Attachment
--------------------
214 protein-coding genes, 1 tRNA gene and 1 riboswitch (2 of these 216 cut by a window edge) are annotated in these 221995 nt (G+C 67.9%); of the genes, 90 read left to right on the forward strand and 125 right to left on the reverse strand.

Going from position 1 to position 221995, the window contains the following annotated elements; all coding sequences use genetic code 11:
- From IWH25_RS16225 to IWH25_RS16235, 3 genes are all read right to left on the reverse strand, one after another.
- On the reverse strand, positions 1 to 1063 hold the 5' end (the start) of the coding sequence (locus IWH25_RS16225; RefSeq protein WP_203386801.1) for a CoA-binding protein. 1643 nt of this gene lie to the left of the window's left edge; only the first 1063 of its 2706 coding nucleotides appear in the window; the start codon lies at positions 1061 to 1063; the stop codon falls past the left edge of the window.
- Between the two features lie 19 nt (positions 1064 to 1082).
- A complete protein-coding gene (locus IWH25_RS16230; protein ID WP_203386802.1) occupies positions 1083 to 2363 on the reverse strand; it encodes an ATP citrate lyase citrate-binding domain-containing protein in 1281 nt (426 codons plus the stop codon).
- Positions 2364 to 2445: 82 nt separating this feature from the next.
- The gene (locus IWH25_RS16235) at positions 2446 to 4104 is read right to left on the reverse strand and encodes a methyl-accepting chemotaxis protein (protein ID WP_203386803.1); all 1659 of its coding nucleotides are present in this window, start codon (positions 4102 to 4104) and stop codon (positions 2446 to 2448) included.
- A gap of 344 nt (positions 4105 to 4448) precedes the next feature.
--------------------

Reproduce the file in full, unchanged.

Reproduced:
214 protein-coding genes, 1 tRNA gene and 1 riboswitch (2 of these 216 cut by a window edge) are annotated in these 221995 nt (G+C 67.9%); of the genes, 90 read left to right on the forward strand and 125 right to left on the reverse strand.

Going from position 1 to position 221995, the window contains the following annotated elements; all coding sequences use genetic code 11:
- From IWH25_RS16225 to IWH25_RS16235, 3 genes are all read right to left on the reverse strand, one after another.
- On the reverse strand, positions 1 to 1063 hold the 5' end (the start) of the coding sequence (locus IWH25_RS16225; RefSeq protein WP_203386801.1) for a CoA-binding protein. 1643 nt of this gene lie to the left of the window's left edge; only the first 1063 of its 2706 coding nucleotides appear in the window; the start codon lies at positions 1061 to 1063; the stop codon falls past the left edge of the window.
- Between the two features lie 19 nt (positions 1064 to 1082).
- A complete protein-coding gene (locus IWH25_RS16230; protein ID WP_203386802.1) occupies positions 1083 to 2363 on the reverse strand; it encodes an ATP citrate lyase citrate-binding domain-containing protein in 1281 nt (426 codons plus the stop codon).
- Positions 2364 to 2445: 82 nt separating this feature from the next.
- The gene (locus IWH25_RS16235) at positions 2446 to 4104 is read right to left on the reverse strand and encodes a methyl-accepting chemotaxis protein (protein ID WP_203386803.1); all 1659 of its coding nucleotides are present in this window, start codon (positions 4102 to 4104) and stop codon (positions 2446 to 2448) included.
- A gap of 344 nt (positions 4105 to 4448) precedes the next feature.